Training, Security Staff Acquisition & Development

Fullstack Academy and CyberUp promote cybersecurity apprenticeships

Fullstack Academy and CyberUp have partnered to offer a 12-month apprenticeship for cybersecurity employees. (“Source code security plugin” by Christiaan Colen is marked with CC BY-SA 2.0.)

Tech training company Fullstack Academy has formed a partnership with non-profit CyberUp to promote the concept of a 12-month apprenticeship for entry-level cybersecurity employees.

After technology training at Fullstack, apprentices are placed at companies by CyberUp, where they are paid a full-time salary with benefits and get to work on a real-world security team. Over the course of the year, CyberUp works with the candidates to guide them on the security certificates they need to advance their careers and set up mentorships with security industry professionals.

“With nearly 600,000 open cybersecurity jobs across the U.S., risk-averse employers need to get creative with their talent acquisition strategy,” said Tony Bryan, executive director of CyberUp. “Companies can develop their own apprenticeship program or establish a partnership with a Department of Labor-approved apprenticeship intermediary, like CyberUp.”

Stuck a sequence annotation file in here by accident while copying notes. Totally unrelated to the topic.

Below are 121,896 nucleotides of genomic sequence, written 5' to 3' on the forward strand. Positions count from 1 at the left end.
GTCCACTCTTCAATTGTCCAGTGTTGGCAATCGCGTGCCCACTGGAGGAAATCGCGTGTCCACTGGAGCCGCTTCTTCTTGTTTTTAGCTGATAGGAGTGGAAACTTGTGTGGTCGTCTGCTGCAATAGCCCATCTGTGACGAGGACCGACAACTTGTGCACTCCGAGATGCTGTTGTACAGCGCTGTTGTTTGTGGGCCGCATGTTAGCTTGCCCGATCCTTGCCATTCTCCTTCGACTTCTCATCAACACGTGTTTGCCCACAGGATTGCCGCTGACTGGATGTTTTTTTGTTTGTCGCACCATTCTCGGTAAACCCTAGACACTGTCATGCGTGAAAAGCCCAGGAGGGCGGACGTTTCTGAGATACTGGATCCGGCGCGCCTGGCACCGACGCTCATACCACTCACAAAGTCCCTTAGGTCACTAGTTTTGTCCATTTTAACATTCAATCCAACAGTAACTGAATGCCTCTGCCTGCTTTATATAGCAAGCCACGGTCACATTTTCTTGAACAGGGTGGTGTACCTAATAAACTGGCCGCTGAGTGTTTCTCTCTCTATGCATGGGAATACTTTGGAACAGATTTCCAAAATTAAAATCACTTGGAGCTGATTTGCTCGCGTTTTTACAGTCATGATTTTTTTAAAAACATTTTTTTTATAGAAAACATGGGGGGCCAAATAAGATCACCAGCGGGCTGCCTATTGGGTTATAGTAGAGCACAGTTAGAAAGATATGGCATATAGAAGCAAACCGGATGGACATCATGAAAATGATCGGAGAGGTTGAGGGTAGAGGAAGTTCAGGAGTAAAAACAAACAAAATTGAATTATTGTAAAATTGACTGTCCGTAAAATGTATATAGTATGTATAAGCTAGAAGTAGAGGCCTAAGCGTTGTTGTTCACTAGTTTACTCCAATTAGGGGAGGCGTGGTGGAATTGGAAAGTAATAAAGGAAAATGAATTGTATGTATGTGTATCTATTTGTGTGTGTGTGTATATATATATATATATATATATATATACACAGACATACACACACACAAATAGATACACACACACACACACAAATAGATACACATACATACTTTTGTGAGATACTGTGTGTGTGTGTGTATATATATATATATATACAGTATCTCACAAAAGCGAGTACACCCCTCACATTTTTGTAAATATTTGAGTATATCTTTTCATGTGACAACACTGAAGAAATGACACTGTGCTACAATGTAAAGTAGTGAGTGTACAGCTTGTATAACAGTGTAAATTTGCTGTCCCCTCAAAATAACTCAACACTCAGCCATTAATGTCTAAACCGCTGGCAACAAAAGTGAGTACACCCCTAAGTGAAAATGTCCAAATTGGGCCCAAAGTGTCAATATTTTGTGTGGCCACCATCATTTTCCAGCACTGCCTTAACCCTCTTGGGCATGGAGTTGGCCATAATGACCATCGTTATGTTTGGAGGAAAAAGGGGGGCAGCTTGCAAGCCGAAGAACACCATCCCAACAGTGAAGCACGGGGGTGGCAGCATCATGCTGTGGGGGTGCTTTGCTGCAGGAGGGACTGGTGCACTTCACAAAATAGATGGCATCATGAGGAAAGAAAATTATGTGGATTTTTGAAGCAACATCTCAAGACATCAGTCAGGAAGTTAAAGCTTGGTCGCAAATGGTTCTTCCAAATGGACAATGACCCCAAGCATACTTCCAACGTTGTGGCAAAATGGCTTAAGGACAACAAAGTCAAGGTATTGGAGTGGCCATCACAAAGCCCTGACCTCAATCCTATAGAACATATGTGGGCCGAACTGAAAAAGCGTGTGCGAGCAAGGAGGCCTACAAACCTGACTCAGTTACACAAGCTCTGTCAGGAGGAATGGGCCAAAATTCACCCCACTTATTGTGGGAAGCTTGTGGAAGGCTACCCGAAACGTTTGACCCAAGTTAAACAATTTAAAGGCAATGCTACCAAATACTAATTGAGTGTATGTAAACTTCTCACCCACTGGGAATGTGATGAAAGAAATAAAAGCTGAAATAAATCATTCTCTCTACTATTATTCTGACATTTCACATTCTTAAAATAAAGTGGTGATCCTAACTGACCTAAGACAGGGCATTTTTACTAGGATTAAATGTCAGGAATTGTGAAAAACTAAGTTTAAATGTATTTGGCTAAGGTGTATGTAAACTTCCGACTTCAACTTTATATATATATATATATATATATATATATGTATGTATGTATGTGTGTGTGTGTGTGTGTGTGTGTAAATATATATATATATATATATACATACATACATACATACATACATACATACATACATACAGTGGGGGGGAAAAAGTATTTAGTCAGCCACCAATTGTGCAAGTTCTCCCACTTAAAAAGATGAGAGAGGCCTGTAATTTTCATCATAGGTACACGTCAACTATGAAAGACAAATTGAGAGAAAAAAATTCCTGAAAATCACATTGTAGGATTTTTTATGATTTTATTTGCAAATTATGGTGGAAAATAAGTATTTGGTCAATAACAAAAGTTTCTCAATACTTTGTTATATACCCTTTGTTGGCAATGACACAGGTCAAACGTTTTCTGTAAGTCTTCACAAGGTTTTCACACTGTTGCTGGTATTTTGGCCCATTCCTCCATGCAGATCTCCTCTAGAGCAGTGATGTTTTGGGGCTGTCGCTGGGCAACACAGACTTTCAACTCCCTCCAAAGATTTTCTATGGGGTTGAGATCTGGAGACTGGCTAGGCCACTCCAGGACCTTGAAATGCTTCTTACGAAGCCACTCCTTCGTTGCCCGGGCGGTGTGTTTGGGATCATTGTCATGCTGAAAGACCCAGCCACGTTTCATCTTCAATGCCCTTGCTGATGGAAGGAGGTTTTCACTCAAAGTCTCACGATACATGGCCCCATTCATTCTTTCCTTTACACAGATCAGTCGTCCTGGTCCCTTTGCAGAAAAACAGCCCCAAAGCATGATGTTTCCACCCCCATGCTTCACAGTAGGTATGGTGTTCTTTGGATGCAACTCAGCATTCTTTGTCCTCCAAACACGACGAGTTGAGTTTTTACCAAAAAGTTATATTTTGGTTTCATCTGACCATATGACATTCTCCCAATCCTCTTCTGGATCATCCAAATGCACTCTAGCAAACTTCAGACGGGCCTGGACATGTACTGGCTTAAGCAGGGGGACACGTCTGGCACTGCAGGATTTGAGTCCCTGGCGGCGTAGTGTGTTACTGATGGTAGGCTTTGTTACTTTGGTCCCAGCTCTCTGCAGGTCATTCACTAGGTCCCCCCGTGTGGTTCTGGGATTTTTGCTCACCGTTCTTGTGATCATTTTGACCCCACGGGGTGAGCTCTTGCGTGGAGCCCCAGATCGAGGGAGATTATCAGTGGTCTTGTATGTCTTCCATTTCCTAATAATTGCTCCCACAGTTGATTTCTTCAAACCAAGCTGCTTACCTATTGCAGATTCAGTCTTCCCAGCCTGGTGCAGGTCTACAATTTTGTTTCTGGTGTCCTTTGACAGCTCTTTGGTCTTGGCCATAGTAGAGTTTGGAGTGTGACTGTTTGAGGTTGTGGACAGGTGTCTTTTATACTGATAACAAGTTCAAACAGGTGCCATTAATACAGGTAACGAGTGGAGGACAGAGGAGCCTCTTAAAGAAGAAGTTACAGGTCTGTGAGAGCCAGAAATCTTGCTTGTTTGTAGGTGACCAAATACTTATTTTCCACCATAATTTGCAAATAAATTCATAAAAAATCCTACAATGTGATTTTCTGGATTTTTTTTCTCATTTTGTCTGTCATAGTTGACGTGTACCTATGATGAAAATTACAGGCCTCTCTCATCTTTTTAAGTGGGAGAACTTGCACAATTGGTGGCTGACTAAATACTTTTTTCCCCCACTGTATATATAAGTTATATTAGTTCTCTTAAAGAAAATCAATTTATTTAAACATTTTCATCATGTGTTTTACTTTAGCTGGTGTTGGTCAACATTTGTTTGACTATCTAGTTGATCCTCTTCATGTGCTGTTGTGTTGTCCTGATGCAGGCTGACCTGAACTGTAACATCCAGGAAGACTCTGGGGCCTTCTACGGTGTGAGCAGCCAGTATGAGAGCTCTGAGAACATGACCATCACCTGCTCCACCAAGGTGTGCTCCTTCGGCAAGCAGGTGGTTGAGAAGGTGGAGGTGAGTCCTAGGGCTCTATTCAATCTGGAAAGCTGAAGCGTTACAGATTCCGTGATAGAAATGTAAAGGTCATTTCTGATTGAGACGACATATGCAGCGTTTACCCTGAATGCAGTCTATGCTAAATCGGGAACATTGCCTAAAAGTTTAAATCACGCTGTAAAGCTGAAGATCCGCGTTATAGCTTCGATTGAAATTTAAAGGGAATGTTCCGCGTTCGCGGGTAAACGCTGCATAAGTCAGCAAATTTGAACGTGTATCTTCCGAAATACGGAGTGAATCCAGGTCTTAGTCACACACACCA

Dan Weeks, director of employer partnerships at Fullstack Academy, said apprenticeships are a quick, low-risk way to build and diversify the cybersecurity talent pipeline with a proven step-by-step process to establish the competencies companies want most from their new talent over the 12 months of apprenticeship.

“They really do make the onboarding process for new talent easy and predictable for employers," Weeks said.

Here are four steps employers need to take when establishing an apprenticeship program:

  • Examine current hiring practices and see if they are conducive to hiring entry-level talent or support non-traditional hiring opportunities.
  • Take a look at the current team’s requirements, assess their functions and determine which roles would be conducive to an entry-level hire/apprentice.
  • Determine if hiring managers are ready to take on apprentices or support them in learning how to coach apprentices once they enter the program.
  • Consider dividing tasks of mid-level roles into two apprentice roles. This lets the company support the same functions, allows room for headcount growth — and can reduce the spend on hiring.

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